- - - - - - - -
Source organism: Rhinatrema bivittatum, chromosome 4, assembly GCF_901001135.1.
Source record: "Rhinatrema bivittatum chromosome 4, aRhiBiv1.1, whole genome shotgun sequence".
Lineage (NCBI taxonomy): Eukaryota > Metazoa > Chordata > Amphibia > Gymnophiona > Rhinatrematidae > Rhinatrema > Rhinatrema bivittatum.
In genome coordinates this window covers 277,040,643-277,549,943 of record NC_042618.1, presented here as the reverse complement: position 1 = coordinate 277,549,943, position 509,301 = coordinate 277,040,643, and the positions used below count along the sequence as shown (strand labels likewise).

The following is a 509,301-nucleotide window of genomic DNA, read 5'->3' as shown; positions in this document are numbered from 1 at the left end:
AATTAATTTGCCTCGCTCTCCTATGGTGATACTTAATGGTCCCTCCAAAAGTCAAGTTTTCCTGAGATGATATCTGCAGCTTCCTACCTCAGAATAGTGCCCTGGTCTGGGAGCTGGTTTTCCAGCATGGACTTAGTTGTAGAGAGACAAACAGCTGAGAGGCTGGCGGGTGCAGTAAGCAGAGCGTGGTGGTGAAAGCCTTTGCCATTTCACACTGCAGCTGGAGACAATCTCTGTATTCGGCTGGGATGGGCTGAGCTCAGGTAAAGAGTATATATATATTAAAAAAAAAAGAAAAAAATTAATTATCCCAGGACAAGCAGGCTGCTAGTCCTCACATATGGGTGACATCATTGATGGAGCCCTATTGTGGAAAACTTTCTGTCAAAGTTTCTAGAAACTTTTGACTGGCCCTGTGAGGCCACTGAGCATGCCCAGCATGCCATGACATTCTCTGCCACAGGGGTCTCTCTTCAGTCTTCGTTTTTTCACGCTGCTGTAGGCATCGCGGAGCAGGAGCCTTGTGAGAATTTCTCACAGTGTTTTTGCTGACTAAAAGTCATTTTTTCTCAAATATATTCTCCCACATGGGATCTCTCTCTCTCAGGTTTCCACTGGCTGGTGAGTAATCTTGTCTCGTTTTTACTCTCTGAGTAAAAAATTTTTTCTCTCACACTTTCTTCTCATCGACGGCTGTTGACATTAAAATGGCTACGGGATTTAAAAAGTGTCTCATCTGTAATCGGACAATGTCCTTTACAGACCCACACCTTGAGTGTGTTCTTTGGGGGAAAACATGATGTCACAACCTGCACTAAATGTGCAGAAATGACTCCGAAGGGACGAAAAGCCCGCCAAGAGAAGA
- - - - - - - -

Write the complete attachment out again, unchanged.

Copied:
Source organism: Rhinatrema bivittatum, chromosome 4, assembly GCF_901001135.1.
Source record: "Rhinatrema bivittatum chromosome 4, aRhiBiv1.1, whole genome shotgun sequence".
Lineage (NCBI taxonomy): Eukaryota > Metazoa > Chordata > Amphibia > Gymnophiona > Rhinatrematidae > Rhinatrema > Rhinatrema bivittatum.
In genome coordinates this window covers 277,040,643-277,549,943 of record NC_042618.1, presented here as the reverse complement: position 1 = coordinate 277,549,943, position 509,301 = coordinate 277,040,643, and the positions used below count along the sequence as shown (strand labels likewise).

The following is a 509,301-nucleotide window of genomic DNA, read 5'->3' as shown; positions in this document are numbered from 1 at the left end:
AATTAATTTGCCTCGCTCTCCTATGGTGATACTTAATGGTCCCTCCAAAAGTCAAGTTTTCCTGAGATGATATCTGCAGCTTCCTACCTCAGAATAGTGCCCTGGTCTGGGAGCTGGTTTTCCAGCATGGACTTAGTTGTAGAGAGACAAACAGCTGAGAGGCTGGCGGGTGCAGTAAGCAGAGCGTGGTGGTGAAAGCCTTTGCCATTTCACACTGCAGCTGGAGACAATCTCTGTATTCGGCTGGGATGGGCTGAGCTCAGGTAAAGAGTATATATATATTAAAAAAAAAAGAAAAAAATTAATTATCCCAGGACAAGCAGGCTGCTAGTCCTCACATATGGGTGACATCATTGATGGAGCCCTATTGTGGAAAACTTTCTGTCAAAGTTTCTAGAAACTTTTGACTGGCCCTGTGAGGCCACTGAGCATGCCCAGCATGCCATGACATTCTCTGCCACAGGGGTCTCTCTTCAGTCTTCGTTTTTTCACGCTGCTGTAGGCATCGCGGAGCAGGAGCCTTGTGAGAATTTCTCACAGTGTTTTTGCTGACTAAAAGTCATTTTTTCTCAAATATATTCTCCCACATGGGATCTCTCTCTCTCAGGTTTCCACTGGCTGGTGAGTAATCTTGTCTCGTTTTTACTCTCTGAGTAAAAAATTTTTTCTCTCACACTTTCTTCTCATCGACGGCTGTTGACATTAAAATGGCTACGGGATTTAAAAAGTGTCTCATCTGTAATCGGACAATGTCCTTTACAGACCCACACCTTGAGTGTGTTCTTTGGGGGAAAACATGATGTCACAACCTGCACTAAATGTGCAGAAATGACTCCGAAGGGACGAAAAGCCCGCCAAGAGAAGA